“For God’s sake, this is not a political gathering but a celebration of Mandela’s life. We wanted to hear about the Lion of Judah, Hailesilassie and Col Tadesse Birru, Madiba’s inspirations during those difficult times of the liberation struggle, am bitterly disappointed with the PM of Ethiopia. He is obviously a person of very low intellect…” A South African journalist whispered to the Horn Times.
However, the presence of former Tanzanian first lady Mama Nyerere Zambia’s founding father Kenneth Kaunda and the grace of eloquent and energetic young Tanzanian President Jakaya Kikwete provided the much-needed comfort and even a bit of entertainment to the stricken crowd after ten days of utter grief and mourning.
Waving his trademark white handkerchief, the highly regarded elder statesman Kenneth Kaunda, known for his infinite wisdom kept the mourners in stitches, first by throwing his walking stick and sprinting across the length of the podium and humorously arguing with MC Cyril Ramaposa for more time as to pay enough homage to his former Fort Hare university classmate Nelson Mandela. It was the best lighter moment of the proceeding.
His repeated use of the word “Boer” for white farmers, made even mourner-in-chief Jacob Zuma chuckle and Winnie Mandela crack smile. Kaunda went on to refer to Tanzanian President Kikwete as “that young man,” again drawing a roar of laughter from the 5,000 plus crowd.
“I sincerely thank you young man for bringing Mama Nyerere with you to South Africa to say goodbye to her friend Madiba. Thank you for mentioning the great Julius Nyerere’s massive contribution to Africa.” Dr Kaunda said to the president of Tanzania before sprinting back to his seat amid wide applause and chanting of his name.
Nevertheless, Chief Ngongomhlaba Matanzima delivered his speech in Xhosa language; it was Joyce Banda president of Malawi who gave Madiba’s funeral a real African taste.
Paying homage to her icon’s humility, an emotional Banda told mourners how she applied Madiba’s teachings and forgave her political adversaries who tried to remove her from office in her native Malawi.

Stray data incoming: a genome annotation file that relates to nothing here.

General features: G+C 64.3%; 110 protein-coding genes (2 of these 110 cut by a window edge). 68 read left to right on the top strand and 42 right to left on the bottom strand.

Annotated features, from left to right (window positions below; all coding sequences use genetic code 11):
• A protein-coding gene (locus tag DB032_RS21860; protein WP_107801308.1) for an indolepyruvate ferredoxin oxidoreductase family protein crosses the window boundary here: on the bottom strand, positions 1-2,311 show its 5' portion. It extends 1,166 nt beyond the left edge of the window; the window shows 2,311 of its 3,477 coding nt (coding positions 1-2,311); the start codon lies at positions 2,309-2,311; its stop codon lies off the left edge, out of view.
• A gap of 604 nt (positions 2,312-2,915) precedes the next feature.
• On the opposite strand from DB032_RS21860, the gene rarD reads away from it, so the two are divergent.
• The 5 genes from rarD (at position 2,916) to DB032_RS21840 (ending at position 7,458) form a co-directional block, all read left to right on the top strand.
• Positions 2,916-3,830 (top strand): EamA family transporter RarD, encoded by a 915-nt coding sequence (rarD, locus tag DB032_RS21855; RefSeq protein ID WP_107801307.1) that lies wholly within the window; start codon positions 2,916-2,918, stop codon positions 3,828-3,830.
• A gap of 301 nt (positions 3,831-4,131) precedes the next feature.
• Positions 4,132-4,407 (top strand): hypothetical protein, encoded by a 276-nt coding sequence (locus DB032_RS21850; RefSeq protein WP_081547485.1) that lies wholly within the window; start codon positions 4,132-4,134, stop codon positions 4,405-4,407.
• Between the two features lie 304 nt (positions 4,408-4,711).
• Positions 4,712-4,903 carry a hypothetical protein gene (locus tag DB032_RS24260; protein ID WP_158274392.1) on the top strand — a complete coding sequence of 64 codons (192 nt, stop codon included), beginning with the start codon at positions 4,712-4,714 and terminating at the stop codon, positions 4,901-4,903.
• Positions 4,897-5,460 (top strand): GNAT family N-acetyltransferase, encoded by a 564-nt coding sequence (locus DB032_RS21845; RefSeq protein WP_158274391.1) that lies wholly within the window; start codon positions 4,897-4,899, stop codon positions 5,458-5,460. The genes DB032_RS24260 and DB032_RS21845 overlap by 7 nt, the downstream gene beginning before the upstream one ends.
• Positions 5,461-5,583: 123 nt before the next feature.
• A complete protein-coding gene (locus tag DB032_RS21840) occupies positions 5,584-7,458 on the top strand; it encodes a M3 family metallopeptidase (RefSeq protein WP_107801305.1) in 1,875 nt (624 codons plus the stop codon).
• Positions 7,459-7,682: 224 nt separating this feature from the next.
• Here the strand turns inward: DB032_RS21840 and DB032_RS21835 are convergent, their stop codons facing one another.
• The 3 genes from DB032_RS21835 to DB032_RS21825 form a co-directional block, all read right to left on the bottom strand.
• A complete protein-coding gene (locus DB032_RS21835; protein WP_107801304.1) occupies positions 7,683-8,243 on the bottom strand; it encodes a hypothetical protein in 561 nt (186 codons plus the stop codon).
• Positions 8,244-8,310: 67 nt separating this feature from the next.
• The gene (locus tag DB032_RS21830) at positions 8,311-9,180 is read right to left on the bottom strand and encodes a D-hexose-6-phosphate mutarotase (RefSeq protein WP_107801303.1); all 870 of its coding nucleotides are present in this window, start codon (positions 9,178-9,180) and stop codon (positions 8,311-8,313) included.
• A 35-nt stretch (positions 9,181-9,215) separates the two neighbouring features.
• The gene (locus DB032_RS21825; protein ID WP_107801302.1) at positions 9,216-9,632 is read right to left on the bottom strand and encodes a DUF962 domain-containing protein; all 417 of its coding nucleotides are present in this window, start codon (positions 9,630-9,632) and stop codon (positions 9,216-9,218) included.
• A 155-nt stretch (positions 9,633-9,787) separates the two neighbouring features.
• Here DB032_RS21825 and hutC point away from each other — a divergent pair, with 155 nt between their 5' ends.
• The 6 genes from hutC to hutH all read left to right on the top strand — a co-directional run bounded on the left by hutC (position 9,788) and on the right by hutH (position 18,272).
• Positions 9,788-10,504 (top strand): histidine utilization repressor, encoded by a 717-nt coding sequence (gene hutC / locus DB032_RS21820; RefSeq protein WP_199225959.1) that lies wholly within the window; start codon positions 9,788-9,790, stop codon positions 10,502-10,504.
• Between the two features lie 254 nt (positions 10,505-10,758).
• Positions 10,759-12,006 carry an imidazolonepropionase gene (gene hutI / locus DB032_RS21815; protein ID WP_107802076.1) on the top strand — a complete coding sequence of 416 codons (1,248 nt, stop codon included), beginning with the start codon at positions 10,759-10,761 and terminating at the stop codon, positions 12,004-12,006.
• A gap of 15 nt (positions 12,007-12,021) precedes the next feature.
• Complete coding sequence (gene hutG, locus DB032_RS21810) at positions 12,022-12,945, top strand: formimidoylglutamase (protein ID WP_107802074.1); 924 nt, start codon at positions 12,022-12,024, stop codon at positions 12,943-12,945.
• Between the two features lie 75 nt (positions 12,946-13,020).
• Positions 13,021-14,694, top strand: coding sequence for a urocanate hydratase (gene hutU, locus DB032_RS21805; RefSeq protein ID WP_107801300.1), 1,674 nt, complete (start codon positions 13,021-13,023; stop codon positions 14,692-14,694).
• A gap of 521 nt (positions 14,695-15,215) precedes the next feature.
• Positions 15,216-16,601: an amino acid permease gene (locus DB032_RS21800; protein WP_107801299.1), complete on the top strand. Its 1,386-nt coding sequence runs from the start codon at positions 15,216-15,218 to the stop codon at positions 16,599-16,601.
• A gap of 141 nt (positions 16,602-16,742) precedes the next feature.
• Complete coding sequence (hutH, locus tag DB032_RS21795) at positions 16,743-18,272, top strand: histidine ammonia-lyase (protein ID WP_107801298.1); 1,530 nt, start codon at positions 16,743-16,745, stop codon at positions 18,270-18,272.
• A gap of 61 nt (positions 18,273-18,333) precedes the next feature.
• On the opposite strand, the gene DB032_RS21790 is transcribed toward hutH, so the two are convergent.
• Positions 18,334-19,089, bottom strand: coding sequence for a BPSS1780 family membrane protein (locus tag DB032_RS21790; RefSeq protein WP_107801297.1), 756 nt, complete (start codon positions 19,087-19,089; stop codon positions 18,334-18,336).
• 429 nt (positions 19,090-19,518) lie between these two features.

“Do we practice what Nelson Mandela thought us? Yes we do. Come to Malawi and see.” Banda, the courageous orator who created an electric atmosphere inside the marquee added.
However, behind all the glitz and glamour of the century’s biggest funeral, there were controversies, one of which was how the cosmopolitan African crowd received leaders of former colonial states.
On Tuesday’s massive memorial service, President Robert Gabriel Mugabe of Zimbabwe got the warmest reception while the arrival of British PM David Cameron, former US President George Bush, and former British PM Tony Blair was greeted with indifference.
Again on Sunday, in a move expected to anger the Buckingham palace, Prince Charles who represented the former brutal colonial power, Britain, was snubbed and confined to the back row while the South African National Defense Force officers filled empty seats on the front row.
Former US President Bill Clinton was a high profile no-show at the funeral.
But all was forgotten when the beloved Madiba’s coffin made the final short journey to the tiny gravesite that accommodated only 500 mourners.
Every African child’s heart was filled with pride when the South African air force Planes and helicopters flew past, saying their final goodbye to the late commander-in-chief, Nelson Mandela.